DENVER -- Trevor Story wasted no time adding his name to the pages of baseball history on Tuesday night in the Rockies' 6-3 loss to the D-backs at Coors Field, knocking a game-tying double down the left-field line in the first inning.The hit gave the National League MVP Award candidate
DENVER -- Trevor Story wasted no time adding his name to the pages of baseball history on Tuesday night in the Rockies' 6-3 loss to the D-backs at Coors Field, knocking a game-tying double down the left-field line in the first inning.
The hit gave the National League MVP Award candidate 100 RBIs and 40 doubles to go with his 32 home runs, making him the first NL shortstop in history to drive in 100 runs while hitting 30 homers and collecting 40 doubles.
Story is also the first Major League shortstop with at least 30 homers and 40 doubles while stealing at least 25 bases, though the Indians' Francisco Lindor would join him with two more stolen bases. Sixteen players have hit those benchmarks in the history of the game, including the likes of Chipper Jones (1999), Barry Bonds ('98), Willie Mays ('59) and two Rockies: outfielders Larry Walker in '97 and Ellis Burks in '96, but no other shortstop.
"It means a lot," Story said. "I wish I could have enjoyed it a little more with a win. But it means a lot. I had a bad year last year. To come back and play the way I want to is big for me."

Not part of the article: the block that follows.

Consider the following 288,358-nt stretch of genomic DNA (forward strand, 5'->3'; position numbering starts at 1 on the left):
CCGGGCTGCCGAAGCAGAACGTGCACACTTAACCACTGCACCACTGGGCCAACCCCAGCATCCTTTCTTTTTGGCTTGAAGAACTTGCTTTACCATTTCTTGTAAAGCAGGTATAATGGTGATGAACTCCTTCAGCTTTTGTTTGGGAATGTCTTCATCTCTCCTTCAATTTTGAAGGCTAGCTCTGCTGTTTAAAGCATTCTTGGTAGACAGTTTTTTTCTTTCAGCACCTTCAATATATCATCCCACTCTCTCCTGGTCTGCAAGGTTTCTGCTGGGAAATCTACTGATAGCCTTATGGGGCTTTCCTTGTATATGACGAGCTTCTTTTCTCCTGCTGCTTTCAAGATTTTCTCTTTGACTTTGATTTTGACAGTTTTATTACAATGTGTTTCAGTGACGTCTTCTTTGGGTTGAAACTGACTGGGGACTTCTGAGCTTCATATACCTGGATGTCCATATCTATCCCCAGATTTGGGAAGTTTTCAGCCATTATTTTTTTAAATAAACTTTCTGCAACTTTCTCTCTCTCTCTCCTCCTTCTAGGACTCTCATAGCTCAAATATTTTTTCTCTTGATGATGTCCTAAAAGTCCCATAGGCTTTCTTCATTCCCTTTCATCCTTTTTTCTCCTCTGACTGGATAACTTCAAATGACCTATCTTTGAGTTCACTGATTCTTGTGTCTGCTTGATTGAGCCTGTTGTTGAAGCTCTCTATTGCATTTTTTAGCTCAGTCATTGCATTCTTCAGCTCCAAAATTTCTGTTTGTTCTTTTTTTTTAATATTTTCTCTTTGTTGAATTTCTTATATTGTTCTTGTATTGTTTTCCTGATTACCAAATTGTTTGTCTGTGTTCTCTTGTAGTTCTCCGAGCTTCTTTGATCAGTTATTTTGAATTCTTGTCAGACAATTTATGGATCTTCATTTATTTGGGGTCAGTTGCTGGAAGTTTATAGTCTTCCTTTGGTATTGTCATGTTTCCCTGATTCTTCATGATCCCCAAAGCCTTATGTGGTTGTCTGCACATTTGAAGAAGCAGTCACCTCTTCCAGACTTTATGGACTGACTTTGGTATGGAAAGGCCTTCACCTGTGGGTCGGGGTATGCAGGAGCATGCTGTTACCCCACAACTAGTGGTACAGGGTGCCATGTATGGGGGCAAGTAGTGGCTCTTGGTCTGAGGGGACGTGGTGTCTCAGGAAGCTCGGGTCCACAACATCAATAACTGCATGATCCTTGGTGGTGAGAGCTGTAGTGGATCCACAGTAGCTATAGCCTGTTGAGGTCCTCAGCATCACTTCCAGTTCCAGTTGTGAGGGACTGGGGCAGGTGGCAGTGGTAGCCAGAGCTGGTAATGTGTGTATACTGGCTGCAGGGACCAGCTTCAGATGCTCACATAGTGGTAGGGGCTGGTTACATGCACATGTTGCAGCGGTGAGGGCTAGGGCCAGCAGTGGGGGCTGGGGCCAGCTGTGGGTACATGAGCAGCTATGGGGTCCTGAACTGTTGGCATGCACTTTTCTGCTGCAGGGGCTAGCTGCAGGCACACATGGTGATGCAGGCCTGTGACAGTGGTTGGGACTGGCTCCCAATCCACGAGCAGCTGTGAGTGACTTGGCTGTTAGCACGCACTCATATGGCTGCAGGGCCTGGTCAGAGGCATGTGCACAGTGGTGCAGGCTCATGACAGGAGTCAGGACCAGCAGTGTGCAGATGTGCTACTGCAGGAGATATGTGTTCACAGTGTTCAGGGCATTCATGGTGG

Story hit .239 in '17 with 24 homers and 82 RBIs, a dip of 33 points in his average and three home runs fewer than his monster rookie year. This season, he's hitting .293.
Only two shortstops since 1920 have reached 30 homers, 100 RBIs and 20 stolen bases, putting Story in exclusive company with Alex Rodriguez, who accomplished the feat twice, in '98 and '99.
"It's kind of hard to put into words right now," Story said. "It's all about the team. I feel like the pennant race is something special for sure, for me."
Story is 9-for-32 (.281) with six homers, 13 RBIs and three stolen bases through the first eight days of this homestand as the first-place Rockies vie for their first NL West title in franchise history. He's made himself a legitimate part of the NL MVP conversation -- along with teammate Nolan Arenado.
"It's been awesome. It's been great to watch," manager Bud Black said. "I think the most important thing for Trev on a nightly basis is helping the team win. Whether it's on the field with his glove, with his bat, a big swing, he's doing it, and I think he's doing it with the sole intent of helping the Rockies win. That's what's cool."
Owen Perkins is a contributor to MLB.com based in Denver.